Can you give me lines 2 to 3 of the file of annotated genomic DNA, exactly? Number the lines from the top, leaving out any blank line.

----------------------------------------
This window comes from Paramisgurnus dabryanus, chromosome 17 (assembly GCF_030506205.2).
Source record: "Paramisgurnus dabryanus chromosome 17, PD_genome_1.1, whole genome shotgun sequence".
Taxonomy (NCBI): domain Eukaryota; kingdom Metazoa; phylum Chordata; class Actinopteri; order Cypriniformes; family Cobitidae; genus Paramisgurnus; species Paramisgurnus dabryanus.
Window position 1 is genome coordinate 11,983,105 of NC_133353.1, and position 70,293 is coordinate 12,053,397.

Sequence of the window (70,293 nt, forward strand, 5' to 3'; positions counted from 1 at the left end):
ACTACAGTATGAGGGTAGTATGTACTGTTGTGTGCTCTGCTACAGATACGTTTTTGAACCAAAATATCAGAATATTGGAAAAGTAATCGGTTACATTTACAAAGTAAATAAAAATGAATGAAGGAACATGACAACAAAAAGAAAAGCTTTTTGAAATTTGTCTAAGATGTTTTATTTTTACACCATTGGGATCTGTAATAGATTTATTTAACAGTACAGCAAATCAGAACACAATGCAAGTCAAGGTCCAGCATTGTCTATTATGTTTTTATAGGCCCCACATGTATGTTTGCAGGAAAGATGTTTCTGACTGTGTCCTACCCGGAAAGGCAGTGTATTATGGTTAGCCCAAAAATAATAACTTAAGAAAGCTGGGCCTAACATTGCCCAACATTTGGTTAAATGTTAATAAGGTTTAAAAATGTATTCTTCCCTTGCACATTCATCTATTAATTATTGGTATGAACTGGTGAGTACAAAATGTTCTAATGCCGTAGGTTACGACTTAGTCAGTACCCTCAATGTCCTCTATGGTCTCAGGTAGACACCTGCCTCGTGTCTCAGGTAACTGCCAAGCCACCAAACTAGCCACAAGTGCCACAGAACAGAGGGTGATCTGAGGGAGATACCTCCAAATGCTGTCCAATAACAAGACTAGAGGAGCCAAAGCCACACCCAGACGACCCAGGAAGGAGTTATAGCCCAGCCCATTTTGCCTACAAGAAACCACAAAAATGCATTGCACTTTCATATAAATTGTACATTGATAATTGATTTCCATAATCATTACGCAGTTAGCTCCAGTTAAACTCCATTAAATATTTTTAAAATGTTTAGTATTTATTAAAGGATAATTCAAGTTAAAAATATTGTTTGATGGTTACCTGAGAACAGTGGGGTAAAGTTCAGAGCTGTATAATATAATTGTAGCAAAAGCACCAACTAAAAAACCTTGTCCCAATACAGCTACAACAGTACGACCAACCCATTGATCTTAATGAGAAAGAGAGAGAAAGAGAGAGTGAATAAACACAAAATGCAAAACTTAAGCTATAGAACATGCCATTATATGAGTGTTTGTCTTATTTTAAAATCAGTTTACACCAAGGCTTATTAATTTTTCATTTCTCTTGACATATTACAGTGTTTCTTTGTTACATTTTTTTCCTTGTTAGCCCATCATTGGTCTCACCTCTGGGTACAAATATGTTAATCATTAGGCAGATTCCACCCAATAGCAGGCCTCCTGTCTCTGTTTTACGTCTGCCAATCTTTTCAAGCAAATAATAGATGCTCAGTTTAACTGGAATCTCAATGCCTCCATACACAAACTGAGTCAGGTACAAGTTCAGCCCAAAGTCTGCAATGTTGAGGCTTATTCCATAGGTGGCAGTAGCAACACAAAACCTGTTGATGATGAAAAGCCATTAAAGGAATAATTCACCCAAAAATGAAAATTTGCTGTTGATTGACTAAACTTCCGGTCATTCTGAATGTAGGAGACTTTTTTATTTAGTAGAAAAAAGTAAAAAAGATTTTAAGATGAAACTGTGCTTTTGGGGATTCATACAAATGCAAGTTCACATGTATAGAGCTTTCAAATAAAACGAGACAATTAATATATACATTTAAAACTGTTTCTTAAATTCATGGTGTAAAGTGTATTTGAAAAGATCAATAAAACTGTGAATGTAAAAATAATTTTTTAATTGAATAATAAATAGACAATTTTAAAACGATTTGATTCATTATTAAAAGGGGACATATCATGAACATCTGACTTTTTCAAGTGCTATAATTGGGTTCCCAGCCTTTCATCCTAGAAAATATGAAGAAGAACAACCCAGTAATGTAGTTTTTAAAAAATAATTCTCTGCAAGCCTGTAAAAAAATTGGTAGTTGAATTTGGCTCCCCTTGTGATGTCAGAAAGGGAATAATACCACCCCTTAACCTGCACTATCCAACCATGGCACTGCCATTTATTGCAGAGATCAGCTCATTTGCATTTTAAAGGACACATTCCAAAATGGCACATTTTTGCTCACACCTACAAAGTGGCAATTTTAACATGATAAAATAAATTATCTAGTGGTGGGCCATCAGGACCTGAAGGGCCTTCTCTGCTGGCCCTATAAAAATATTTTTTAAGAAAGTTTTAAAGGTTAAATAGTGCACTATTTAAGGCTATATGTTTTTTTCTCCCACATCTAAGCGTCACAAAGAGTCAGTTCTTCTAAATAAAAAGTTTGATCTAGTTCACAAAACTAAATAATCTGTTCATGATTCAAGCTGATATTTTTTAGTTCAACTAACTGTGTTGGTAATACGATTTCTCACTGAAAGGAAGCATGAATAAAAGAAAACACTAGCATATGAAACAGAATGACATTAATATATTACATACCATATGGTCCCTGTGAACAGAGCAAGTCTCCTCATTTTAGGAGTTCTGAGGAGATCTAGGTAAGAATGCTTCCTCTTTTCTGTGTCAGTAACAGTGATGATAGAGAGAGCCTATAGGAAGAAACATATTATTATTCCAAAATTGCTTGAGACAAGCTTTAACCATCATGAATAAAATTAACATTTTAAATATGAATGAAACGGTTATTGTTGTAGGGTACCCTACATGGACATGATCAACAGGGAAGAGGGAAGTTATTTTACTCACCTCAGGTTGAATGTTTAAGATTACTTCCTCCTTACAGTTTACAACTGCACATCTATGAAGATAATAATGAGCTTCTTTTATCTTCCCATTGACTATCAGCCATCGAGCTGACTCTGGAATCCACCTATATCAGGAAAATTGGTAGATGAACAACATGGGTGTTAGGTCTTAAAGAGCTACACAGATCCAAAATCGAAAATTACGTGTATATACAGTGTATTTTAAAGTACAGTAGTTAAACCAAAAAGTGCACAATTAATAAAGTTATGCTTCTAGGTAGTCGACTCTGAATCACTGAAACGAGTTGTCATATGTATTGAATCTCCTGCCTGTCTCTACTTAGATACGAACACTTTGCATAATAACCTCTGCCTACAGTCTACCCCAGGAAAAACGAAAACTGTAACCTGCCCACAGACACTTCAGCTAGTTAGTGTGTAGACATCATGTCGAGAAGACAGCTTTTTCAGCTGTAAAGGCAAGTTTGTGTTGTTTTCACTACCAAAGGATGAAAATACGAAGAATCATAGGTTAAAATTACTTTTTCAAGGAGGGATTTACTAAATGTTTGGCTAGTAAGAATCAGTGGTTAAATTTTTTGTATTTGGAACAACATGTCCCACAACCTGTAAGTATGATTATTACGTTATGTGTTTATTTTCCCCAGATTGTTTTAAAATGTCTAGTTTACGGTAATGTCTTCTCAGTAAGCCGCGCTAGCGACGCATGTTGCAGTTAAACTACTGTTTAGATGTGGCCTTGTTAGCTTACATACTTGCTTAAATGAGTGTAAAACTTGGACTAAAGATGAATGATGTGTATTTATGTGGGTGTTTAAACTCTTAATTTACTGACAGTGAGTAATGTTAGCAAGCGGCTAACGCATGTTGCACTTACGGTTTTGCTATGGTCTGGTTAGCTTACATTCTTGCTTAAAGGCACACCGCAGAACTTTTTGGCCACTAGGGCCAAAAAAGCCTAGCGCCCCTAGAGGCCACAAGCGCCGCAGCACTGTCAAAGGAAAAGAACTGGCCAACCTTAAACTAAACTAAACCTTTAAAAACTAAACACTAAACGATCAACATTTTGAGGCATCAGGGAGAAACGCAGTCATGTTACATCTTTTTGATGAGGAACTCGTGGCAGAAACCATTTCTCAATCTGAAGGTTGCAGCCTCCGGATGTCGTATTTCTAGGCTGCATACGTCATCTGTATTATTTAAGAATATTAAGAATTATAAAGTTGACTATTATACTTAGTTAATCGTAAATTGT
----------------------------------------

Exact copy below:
Source record: "Paramisgurnus dabryanus chromosome 17, PD_genome_1.1, whole genome shotgun sequence".
Taxonomy (NCBI): domain Eukaryota; kingdom Metazoa; phylum Chordata; class Actinopteri; order Cypriniformes; family Cobitidae; genus Paramisgurnus; species Paramisgurnus dabryanus.